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Communication and Cooperation in Bats


Animals that live in stable social groups often cooperate to find and defend limiting resources, such as food or sites for reproduction. When social groups also control access to these limiting resources, membership in a social group can be an essential component of individual fitness. Indicating group membership and discriminating group mates from others should be favored under such circumstances. Signals that indicate group membership are shaped by the function they serve; they should vary among social groups at the individual or group level, and individuals should be able to discriminate between signals given by group mates and others. To retain reliability, group membership signals should also be difficult or costly for outsiders to imitate.

Female greater spear-nosed bats, Phyllostomus hastatus, use audible frequency calls, termed screech calls, to coordinate foraging among long term associates. Field observations imply that females use screech calls to identify members of their social group who not only live but forage together (Wilkinson & Boughman 1998). We showed that females benefit from group foraging by improved food finding and better defense of rich resources. Benefits are limited to females who forage with social group mates (Wilkinson & Boughman 1999). Our work shows that group signatures are an important mechanism to facilitate cooperation among these unrelated females. Partly because of the difficulty in gathering data, bats are a woefully understudied taxon. Thus, this is one of the first studies that determined call function in a natural population. It is especially interesting because of the insights it gave us into this species’ social and cooperative behavior, and how they communicate.

My dissertation work determined call function more precisely and showed that screech calls are group signatures. I characterized the acoustic structure of screech calls recorded in the field and lab, and tested which aspects of identity are encoded in calls. Results demonstrated that screech calls are structured to convey the group membership of the caller, but not individual identity (Boughman 1997). I also found that calls differ between cave colonies. I used field and lab playback experiments to test call function, and found that bats can detect colony and group differences but do not differentiate among individuals based on screech calls (Boughman & Wilkinson 1998). These results were surprising because of the ubiquity of individually distinct vocalizations. This implies that, within the context of cooperative foraging, group membership is essential and individual identity less crucial. Combined with results on the composition of foraging groups, these results indicate that group foraging is mutualistic, and argue against alternative explanations such as reciprocal altruism.

The members of social groups cooperate in foraging and give calls very similar to one another, yet these females are not closely related. Thus, kin selection is unlikely to explain cooperative foraging and vocal similarity does not arise from genetic similarity. To test the hypothesis that vocal convergence is due to vocal learning, I transferred bats reciprocally between social groups. Transfers and residents showed dramatic convergence in call structure. This experiment provided strong evidence that group differences arise through vocal learning. Comparisons of transfers with age-matched half-sibs indicated that call changes are not simply due to maturation, the physical environment, or heredity. Social modification of calls allows females to adjust their calls when social group composition changes. Call modification is not immediate, and the time required for individuals to match a new group could provide protection against outsiders who might feign identity to obtain access to resources controlled by social groups. This work provides important and rare experimental evidence of vocal learning in a mammal (Boughman 1998). It suggests that we should expect vocal learning when call similarity is essential for call function (Boughman & Moss 2003). Future work will test hypotheses developed in this review on the factors that favor vocal learning in mammals.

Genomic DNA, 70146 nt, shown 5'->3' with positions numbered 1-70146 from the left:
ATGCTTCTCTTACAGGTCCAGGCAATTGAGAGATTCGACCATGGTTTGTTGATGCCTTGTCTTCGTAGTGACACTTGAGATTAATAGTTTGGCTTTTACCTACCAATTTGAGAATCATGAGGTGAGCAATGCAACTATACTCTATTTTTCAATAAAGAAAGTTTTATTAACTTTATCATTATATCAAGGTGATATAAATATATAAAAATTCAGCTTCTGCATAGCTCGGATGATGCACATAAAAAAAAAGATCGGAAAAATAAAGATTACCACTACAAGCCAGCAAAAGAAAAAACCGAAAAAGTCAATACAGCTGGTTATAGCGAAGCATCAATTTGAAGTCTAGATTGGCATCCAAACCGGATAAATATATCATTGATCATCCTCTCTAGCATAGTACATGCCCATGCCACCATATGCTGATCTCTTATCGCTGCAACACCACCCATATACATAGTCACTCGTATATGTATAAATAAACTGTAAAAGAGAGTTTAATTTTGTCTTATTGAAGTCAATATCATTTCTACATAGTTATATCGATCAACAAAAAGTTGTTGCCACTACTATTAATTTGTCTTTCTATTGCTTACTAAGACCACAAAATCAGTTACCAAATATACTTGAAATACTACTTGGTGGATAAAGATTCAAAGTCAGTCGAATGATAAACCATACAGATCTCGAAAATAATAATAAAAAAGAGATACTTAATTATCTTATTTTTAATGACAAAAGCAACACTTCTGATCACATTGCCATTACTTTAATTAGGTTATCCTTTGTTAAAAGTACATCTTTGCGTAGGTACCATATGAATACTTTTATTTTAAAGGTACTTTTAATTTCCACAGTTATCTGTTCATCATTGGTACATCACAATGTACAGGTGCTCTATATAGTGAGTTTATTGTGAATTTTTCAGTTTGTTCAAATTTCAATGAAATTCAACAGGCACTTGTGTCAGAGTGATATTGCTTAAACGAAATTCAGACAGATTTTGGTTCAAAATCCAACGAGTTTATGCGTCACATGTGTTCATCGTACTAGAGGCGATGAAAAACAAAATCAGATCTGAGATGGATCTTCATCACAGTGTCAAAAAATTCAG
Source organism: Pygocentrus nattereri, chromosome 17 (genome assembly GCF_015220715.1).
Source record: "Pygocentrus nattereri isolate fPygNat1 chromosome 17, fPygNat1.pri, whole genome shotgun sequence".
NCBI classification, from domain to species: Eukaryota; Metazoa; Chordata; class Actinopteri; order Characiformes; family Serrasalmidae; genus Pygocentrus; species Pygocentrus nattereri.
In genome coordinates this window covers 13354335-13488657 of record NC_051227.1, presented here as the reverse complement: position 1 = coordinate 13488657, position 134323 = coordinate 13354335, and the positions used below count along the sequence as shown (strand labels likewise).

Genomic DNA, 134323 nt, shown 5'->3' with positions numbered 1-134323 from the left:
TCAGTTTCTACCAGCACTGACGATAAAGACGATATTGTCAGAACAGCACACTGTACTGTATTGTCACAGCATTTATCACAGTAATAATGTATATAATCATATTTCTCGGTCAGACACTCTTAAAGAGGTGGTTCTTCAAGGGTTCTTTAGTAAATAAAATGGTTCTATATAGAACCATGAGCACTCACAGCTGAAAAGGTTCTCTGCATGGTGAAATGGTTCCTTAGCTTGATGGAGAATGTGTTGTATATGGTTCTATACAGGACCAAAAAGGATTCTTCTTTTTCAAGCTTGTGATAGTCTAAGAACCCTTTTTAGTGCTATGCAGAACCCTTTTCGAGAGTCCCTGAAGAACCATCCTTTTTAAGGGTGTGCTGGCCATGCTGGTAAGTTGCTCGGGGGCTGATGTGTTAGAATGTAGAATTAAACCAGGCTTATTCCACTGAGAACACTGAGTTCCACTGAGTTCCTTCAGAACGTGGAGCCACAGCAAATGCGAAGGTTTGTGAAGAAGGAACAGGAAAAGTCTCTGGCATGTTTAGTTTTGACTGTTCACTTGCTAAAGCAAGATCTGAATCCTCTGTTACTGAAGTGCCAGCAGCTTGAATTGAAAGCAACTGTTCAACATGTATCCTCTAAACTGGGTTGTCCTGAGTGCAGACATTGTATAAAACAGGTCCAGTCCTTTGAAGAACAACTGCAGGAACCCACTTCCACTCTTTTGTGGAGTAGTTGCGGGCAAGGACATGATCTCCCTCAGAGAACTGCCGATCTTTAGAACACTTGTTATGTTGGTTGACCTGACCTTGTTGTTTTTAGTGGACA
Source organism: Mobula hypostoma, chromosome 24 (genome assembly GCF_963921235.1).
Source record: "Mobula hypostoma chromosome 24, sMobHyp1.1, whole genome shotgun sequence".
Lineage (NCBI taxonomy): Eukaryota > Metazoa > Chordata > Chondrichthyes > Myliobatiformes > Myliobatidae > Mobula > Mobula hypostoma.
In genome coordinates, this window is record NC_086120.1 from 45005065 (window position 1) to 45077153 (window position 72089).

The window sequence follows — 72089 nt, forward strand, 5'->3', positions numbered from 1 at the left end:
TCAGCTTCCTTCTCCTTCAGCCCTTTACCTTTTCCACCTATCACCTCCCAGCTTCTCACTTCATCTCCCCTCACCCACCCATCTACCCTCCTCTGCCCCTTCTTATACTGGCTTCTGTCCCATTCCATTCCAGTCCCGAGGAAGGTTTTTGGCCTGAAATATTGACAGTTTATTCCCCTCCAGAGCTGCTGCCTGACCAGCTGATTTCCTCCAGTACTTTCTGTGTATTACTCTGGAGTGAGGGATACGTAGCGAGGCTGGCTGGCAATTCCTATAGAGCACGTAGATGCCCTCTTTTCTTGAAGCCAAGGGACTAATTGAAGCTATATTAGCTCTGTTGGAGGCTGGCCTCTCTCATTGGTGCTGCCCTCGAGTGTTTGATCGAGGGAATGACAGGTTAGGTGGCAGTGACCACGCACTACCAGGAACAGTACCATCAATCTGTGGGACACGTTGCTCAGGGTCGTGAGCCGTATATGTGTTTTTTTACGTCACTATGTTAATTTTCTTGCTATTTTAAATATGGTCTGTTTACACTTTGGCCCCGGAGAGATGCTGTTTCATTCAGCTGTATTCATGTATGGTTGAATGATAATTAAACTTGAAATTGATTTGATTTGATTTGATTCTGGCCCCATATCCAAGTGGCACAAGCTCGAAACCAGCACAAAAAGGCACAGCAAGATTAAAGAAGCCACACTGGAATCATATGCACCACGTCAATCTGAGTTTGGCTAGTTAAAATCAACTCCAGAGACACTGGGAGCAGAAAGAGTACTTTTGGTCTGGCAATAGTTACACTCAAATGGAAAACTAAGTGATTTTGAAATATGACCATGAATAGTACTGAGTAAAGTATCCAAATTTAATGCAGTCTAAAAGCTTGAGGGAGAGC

In a collaborative project, we followed up on these results by investigating auditory perception, and matching of perception and call structure (Bohn, Boughman, Wilkinson & Moss, 2004). We found close matching between auditory sensitivity and frequency of social calls that facilitate mother-pup interactions. We did not find close matching between sensitivity and screech calls. Future work will continue to explore the interaction between perception, communication, and social behavior in this and other bat species. Primary questions to be addressed revolve around understanding selective forces shaping communication signals, and how communication mediates cooperation and conflict.

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